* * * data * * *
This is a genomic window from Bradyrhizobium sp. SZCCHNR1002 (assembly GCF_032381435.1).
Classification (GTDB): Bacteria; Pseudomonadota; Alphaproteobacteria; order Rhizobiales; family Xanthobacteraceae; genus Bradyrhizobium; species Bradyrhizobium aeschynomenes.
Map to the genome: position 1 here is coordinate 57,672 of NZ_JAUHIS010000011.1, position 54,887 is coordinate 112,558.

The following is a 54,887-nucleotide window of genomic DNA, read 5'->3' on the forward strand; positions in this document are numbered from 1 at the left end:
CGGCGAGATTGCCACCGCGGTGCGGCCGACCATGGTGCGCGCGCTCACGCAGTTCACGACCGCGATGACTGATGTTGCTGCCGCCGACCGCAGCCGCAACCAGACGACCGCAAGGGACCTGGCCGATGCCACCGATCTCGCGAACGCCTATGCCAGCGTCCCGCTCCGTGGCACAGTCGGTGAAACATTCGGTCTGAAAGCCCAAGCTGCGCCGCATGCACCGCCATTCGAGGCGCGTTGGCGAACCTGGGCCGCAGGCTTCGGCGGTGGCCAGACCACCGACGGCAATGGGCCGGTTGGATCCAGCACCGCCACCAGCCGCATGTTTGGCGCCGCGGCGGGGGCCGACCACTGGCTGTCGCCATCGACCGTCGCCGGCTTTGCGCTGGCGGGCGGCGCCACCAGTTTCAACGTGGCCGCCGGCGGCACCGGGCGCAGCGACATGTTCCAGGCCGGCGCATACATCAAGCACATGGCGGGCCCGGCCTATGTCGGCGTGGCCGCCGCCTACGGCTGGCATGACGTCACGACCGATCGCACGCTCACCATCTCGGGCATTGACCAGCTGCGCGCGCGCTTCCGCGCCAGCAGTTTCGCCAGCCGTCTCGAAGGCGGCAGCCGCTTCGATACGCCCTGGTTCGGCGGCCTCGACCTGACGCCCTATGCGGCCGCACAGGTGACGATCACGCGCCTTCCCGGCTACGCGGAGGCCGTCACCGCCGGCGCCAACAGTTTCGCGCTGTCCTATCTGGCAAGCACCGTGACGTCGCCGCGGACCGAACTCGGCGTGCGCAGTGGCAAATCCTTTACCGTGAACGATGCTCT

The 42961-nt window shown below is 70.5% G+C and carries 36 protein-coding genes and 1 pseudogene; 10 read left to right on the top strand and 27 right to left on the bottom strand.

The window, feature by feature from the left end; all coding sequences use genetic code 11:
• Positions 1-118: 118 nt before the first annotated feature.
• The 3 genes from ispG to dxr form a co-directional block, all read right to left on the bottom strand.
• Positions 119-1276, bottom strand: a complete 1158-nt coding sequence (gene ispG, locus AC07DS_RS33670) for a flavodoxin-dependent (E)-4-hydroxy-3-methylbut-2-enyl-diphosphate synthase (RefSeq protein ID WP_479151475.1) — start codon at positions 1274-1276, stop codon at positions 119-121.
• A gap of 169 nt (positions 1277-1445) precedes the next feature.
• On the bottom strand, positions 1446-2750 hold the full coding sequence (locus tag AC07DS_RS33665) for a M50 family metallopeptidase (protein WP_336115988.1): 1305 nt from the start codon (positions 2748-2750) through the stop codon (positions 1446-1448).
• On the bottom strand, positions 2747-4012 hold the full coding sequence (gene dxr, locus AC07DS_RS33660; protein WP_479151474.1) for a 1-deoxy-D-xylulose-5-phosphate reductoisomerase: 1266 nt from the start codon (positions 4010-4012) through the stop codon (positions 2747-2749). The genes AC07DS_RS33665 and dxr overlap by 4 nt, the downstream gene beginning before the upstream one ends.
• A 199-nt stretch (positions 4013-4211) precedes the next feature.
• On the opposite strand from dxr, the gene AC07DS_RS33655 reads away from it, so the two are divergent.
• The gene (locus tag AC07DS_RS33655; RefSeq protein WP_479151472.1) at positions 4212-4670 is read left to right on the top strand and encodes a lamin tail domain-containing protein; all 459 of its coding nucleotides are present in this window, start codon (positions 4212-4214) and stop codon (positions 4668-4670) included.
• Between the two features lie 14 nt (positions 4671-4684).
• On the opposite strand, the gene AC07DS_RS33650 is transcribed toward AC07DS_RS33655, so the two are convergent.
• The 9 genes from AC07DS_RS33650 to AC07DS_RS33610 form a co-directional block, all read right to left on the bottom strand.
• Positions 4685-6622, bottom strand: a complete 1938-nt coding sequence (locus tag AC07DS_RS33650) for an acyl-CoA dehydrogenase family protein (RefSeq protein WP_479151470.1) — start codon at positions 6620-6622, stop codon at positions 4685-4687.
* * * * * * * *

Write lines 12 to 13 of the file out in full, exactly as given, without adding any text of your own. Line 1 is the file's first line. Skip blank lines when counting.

• On the bottom strand, positions 1446-2750 hold the full coding sequence (locus tag AC07DS_RS33665) for a M50 family metallopeptidase (protein WP_336115988.1): 1305 nt from the start codon (positions 2748-2750) through the stop codon (positions 1446-1448).
• On the bottom strand, positions 2747-4012 hold the full coding sequence (gene dxr, locus AC07DS_RS33660; protein WP_479151474.1) for a 1-deoxy-D-xylulose-5-phosphate reductoisomerase: 1266 nt from the start codon (positions 4010-4012) through the stop codon (positions 2747-2749). The genes AC07DS_RS33665 and dxr overlap by 4 nt, the downstream gene beginning before the upstream one ends.